All posts for the month December, 2013

I was invited to give a talk in a second year class in Kibbutzim College (סמינר הקיבוצים) today. The college is a teacher’s seminar, graduating students with a B.Ed. The class I talked to is dedicated to sustainability, and is part of a concentration on design (students can have their B.Ed with different foci). The invite came from Yair Engel, who is an industrial designer, the representative of Cradle to Cradle in Israel, a board member of the Heschel Sustainability Center, and an all around great guy.

The talk touched upon CIRS’ research agenda and functioning as a “living lab”. The students were very impressed by the building’s net positive features and “feel”. I also talked about the rationale for public engagement on sustainability, described some of the ways that the City of Vancouver was engaging the public on its plan to become the greenest city in the world by 2020, and demonstrated MetroQuest, a sustainability decision-support tool which was one of my dissertation’s case studies.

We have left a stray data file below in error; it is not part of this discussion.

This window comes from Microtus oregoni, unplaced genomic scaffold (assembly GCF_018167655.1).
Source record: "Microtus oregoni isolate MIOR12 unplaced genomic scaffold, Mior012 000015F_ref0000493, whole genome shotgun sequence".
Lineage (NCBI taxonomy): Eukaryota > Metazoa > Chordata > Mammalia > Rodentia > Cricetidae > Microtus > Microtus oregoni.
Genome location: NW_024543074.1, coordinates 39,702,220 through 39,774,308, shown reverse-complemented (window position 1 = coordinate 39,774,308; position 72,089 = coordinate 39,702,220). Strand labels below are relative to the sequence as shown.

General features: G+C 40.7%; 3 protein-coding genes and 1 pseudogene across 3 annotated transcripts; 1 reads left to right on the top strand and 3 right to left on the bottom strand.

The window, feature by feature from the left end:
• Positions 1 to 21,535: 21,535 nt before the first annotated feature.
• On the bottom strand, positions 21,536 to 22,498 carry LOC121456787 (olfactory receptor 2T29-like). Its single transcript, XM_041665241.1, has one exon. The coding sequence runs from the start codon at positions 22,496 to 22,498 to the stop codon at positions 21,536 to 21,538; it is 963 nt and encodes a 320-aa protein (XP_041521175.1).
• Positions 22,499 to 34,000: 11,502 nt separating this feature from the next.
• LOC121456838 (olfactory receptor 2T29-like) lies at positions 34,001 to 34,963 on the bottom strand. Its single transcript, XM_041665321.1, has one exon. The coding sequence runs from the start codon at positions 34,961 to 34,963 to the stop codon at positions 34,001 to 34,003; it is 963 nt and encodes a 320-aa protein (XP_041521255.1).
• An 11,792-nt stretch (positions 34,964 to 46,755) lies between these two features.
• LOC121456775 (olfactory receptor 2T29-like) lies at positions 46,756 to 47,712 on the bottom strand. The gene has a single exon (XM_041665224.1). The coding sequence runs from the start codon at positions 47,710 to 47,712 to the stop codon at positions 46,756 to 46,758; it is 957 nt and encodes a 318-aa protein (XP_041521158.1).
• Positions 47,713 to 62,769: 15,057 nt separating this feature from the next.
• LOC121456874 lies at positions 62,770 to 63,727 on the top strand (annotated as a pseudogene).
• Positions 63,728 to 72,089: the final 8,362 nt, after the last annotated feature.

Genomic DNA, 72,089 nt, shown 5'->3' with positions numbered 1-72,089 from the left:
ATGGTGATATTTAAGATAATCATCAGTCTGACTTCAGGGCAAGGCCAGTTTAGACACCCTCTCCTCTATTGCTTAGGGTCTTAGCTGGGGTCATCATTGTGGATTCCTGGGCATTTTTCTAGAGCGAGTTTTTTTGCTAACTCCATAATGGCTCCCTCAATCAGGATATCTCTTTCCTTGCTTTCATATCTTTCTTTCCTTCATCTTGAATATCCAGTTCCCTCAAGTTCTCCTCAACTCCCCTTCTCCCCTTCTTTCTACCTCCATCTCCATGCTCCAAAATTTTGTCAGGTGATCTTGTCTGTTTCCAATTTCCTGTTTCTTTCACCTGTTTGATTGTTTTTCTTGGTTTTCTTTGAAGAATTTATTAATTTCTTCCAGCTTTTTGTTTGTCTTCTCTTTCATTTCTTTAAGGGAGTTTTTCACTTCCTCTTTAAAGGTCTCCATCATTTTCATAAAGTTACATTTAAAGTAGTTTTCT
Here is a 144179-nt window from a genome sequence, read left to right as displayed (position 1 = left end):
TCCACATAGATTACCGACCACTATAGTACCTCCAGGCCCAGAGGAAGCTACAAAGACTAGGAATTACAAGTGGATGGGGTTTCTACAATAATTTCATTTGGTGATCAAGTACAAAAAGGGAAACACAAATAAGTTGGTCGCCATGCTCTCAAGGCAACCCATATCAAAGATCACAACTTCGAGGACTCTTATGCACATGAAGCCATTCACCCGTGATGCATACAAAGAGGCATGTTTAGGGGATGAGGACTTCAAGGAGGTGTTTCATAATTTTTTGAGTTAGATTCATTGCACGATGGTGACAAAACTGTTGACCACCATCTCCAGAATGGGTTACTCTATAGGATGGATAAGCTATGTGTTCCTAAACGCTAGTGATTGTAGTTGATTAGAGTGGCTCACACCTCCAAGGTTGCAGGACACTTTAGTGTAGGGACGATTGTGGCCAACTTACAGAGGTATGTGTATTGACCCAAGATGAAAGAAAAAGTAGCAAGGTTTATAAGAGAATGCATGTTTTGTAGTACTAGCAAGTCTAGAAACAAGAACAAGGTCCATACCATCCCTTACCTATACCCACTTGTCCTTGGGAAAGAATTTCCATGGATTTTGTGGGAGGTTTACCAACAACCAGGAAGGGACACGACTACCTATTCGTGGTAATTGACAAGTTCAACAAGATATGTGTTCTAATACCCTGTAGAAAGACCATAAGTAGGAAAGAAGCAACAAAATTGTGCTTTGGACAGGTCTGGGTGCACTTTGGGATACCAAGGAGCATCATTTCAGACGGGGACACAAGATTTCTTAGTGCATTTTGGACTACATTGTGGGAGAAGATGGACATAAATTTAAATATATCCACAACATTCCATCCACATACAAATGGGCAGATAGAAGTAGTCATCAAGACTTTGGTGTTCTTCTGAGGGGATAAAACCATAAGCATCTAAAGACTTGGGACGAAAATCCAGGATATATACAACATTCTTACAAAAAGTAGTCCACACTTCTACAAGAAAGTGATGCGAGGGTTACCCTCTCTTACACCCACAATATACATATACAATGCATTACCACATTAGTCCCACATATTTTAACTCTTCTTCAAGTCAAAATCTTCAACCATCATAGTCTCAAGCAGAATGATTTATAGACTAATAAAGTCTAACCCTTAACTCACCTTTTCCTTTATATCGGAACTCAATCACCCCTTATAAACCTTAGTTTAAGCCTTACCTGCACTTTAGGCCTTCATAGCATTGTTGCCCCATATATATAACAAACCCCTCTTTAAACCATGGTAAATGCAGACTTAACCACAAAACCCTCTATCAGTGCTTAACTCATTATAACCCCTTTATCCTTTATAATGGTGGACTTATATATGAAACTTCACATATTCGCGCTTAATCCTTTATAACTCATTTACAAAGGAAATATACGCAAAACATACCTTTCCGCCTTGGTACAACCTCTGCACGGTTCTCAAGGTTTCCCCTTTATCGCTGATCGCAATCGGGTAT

Students were mostly engaged, curious and opinionated (who would have guessed that Israelis are opinionated?…) After meeting Yair and other members of the Israeli sustainability community in this trip, I’m starting to think that maybe there is hope for a more sustainable Israel.

CHI 2014 is in Toronto. Although the deadline for submitting papers has passed, I’m thinking about applying for this workshop:

The SIGCHI HCI & Sustainability Community will host a workshop as part of CHI 2014, the annual Association for Computing Machinery Conference on Human Factors in Computing Systems. This year’s conference will be held in Toronto, Canada, 26 Apr–1 May. The workshop will be held on either 26 Apr or 27 Apr. This page will be updated as soon as the date is decided.

Our one-day workshop will gather new and established HCI & Sustainability researchers to:

  • assess what we have learned in the last eight years of HCI & Sustainability research;
  • address conceptual inconsistencies in the field; and
  • develop a coherent framework for orienting and evaluating future work.

Eight questions will orient discussion:

  1. What is sustainability?
  2. What do we know about how sustainability might be achieved?
  3. What crucial questions remain?
  4. How can HCI help achieve sustainability?
  5. How should HCI & Sustainability research be evaluated?
  6. How can we use critiques of past work to develop more productive approaches?
  7. How can we better integrate knowledge from outside HCI?
  8. How can we encourage work that contributes to practical sustainability efforts?

We will produce a collective statement answering these questions and a set of guidelines and questions for orienting and evaluating new work. These will constitute the first version of an evolving community resource.

More here.